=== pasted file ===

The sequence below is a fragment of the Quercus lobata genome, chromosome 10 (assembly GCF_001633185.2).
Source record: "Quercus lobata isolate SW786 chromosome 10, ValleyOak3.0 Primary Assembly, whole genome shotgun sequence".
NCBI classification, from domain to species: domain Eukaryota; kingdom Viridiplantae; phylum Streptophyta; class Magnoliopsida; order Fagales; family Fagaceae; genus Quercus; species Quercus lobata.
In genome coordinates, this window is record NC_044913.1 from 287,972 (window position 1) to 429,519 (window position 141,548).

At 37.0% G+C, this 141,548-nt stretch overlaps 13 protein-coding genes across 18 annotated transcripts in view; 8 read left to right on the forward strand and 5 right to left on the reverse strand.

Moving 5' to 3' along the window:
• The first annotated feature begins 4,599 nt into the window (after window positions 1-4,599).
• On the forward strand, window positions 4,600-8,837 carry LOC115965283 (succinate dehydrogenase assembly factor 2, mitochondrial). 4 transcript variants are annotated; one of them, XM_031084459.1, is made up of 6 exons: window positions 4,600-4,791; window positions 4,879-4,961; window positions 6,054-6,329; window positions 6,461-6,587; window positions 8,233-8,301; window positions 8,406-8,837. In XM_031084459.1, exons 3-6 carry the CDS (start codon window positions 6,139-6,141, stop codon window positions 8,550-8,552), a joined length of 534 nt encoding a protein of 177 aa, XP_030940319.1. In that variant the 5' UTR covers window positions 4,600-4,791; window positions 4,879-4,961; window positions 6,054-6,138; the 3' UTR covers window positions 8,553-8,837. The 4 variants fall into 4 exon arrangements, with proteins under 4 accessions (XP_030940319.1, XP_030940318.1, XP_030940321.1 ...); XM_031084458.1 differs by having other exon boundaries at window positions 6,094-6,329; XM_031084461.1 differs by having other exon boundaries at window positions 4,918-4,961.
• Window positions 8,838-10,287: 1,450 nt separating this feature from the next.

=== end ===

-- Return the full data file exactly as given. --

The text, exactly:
The sequence below is a fragment of the Quercus lobata genome, chromosome 10 (assembly GCF_001633185.2).
Source record: "Quercus lobata isolate SW786 chromosome 10, ValleyOak3.0 Primary Assembly, whole genome shotgun sequence".
NCBI classification, from domain to species: domain Eukaryota; kingdom Viridiplantae; phylum Streptophyta; class Magnoliopsida; order Fagales; family Fagaceae; genus Quercus; species Quercus lobata.
In genome coordinates, this window is record NC_044913.1 from 287,972 (window position 1) to 429,519 (window position 141,548).

At 37.0% G+C, this 141,548-nt stretch overlaps 13 protein-coding genes across 18 annotated transcripts in view; 8 read left to right on the forward strand and 5 right to left on the reverse strand.

Moving 5' to 3' along the window:
• The first annotated feature begins 4,599 nt into the window (after window positions 1-4,599).
• On the forward strand, window positions 4,600-8,837 carry LOC115965283 (succinate dehydrogenase assembly factor 2, mitochondrial). 4 transcript variants are annotated; one of them, XM_031084459.1, is made up of 6 exons: window positions 4,600-4,791; window positions 4,879-4,961; window positions 6,054-6,329; window positions 6,461-6,587; window positions 8,233-8,301; window positions 8,406-8,837. In XM_031084459.1, exons 3-6 carry the CDS (start codon window positions 6,139-6,141, stop codon window positions 8,550-8,552), a joined length of 534 nt encoding a protein of 177 aa, XP_030940319.1. In that variant the 5' UTR covers window positions 4,600-4,791; window positions 4,879-4,961; window positions 6,054-6,138; the 3' UTR covers window positions 8,553-8,837. The 4 variants fall into 4 exon arrangements, with proteins under 4 accessions (XP_030940319.1, XP_030940318.1, XP_030940321.1 ...); XM_031084458.1 differs by having other exon boundaries at window positions 6,094-6,329; XM_031084461.1 differs by having other exon boundaries at window positions 4,918-4,961.
• Window positions 8,838-10,287: 1,450 nt separating this feature from the next.